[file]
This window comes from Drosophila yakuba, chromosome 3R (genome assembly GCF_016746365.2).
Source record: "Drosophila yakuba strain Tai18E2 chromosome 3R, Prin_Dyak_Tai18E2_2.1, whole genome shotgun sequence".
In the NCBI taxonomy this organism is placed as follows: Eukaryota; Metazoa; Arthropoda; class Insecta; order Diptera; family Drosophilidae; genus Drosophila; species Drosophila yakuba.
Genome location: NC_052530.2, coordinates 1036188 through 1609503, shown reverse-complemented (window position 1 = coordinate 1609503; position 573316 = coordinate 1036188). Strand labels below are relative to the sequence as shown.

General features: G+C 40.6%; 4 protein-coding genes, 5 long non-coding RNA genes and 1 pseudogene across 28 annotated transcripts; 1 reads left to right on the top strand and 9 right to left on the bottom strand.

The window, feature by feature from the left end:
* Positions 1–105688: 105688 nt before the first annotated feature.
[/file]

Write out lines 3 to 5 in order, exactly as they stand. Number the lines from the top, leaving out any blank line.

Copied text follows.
In the NCBI taxonomy this organism is placed as follows: Eukaryota; Metazoa; Arthropoda; class Insecta; order Diptera; family Drosophilidae; genus Drosophila; species Drosophila yakuba.
Genome location: NC_052530.2, coordinates 1036188 through 1609503, shown reverse-complemented (window position 1 = coordinate 1609503; position 573316 = coordinate 1036188). Strand labels below are relative to the sequence as shown.

General features: G+C 40.6%; 4 protein-coding genes, 5 long non-coding RNA genes and 1 pseudogene across 28 annotated transcripts; 1 reads left to right on the top strand and 9 right to left on the bottom strand.